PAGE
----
Thursday, 14 February 2013

Street stories

Summer evening, Sturt Street Ballarat

Last Tuesday evening the Ballarat Historical Society and the Ballarat branch of the National Trust had a little walk and quiz, up and down Sturt Street. We had to find the details that would reveal the stories of the buildings along three blocks of Sturt Street. It was fun and tricky and  I still haven't located the Sennitt's icecream advertisement.

Looking closely, up, down and around, revealed some other stories built into the street. 


This building was once home to the Australian Native's Association. These particular natives were not indigenous people, they were locally-born British-Australians. The people who worked for Federation and built the unions that fought for safe and fair working conditions and wages.

And here is the spot where the Australian Workers Union began.

 Unions are deeply unfashionable at the moment. Does anyone remember the musical Reedy River, full of union songs and bush ballads, which I was brought up on? I can still sing every one of those songs! The music for the Ballad of Ninety-One (1891 Queensland shearer's strike) is here if you want a rousing song.

Of course Federation also marked the legal establishment of the White Australia Policy, enthusiastically sought by the unions, and  which caused Yin's family, among many others, a lot of pain and difficulty.

Then at the end of the walk I had a good look again at this.

This recent acknowledgement of the original owners of country is opposite the Ballarat Town Hall. Nowadays the Ballarat Town Hall flies the Australian flag, the Eureka flag and the red, black and gold flag of the first people of this country.
When I look at the list of land of the local Wada Wurrung clans I see the Wada Wurrung bulag of the Barrabool Hills. That's where the farm my family took up in the 1850s was. Along with many other families from the cramped towns of England, they came over to farm in the new colony of Victoria.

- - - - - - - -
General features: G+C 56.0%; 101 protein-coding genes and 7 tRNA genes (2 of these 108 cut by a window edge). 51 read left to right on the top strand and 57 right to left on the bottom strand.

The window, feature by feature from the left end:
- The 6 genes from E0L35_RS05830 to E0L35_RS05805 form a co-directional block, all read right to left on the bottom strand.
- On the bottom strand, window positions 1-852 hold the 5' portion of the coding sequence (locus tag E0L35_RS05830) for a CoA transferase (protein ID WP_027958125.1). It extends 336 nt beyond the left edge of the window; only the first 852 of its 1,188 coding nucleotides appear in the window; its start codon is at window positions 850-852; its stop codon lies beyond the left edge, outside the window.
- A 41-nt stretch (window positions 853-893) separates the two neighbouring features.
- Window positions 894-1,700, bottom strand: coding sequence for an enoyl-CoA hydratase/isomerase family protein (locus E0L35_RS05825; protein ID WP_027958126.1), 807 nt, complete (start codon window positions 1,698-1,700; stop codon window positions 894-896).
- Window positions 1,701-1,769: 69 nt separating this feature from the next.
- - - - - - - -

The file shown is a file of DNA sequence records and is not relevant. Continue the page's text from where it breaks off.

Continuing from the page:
It's been five years since the nation apologised to it's first people. We've still got to follow up 'Sorry' with a constitutional acknowledgement, and last week Parliament  began the legal process.

Sunday, 10 February 2013

Lunar New Year

It's Chinese or  Lunar New Year this weekend.
Last night Yin cooked  traditional vegetarian New Year's Eve dishes, including my favourite, the monks' vegetarian dish (Lo han jai is one English transliteration).
 It has fermented red bean curd sauce, sweet dry beancurd, dry bean curd sticks, black hair seaweed, gingko niuts, thread-fine rice vermicelli that is transparent when cooked, ear fungus, fat chinese mushrooms, and (not vegetarian because he can't help himself) chicken stock - but it doesn't need this).

Some things are soaked, some are marinated, some are fried until bubbly crisp.

Then all is stirred in together with the red bean curd sauce and simmered.

Then we eat it. 

It takes ages to make and Yin thinks it's a bit messy to look at, but this is the best dish ever!

Today we went in to Melbourne for New Year with the family. We saw the lions dancing through Footscray as we stopped for some red packets (we always forget something!), and a coffee and canoli at the last pasticceria left at the Footscray market.

This picture was taken before all the food brought by the rest of the family was put on the table.
Now the year can begin (again - see the previous post).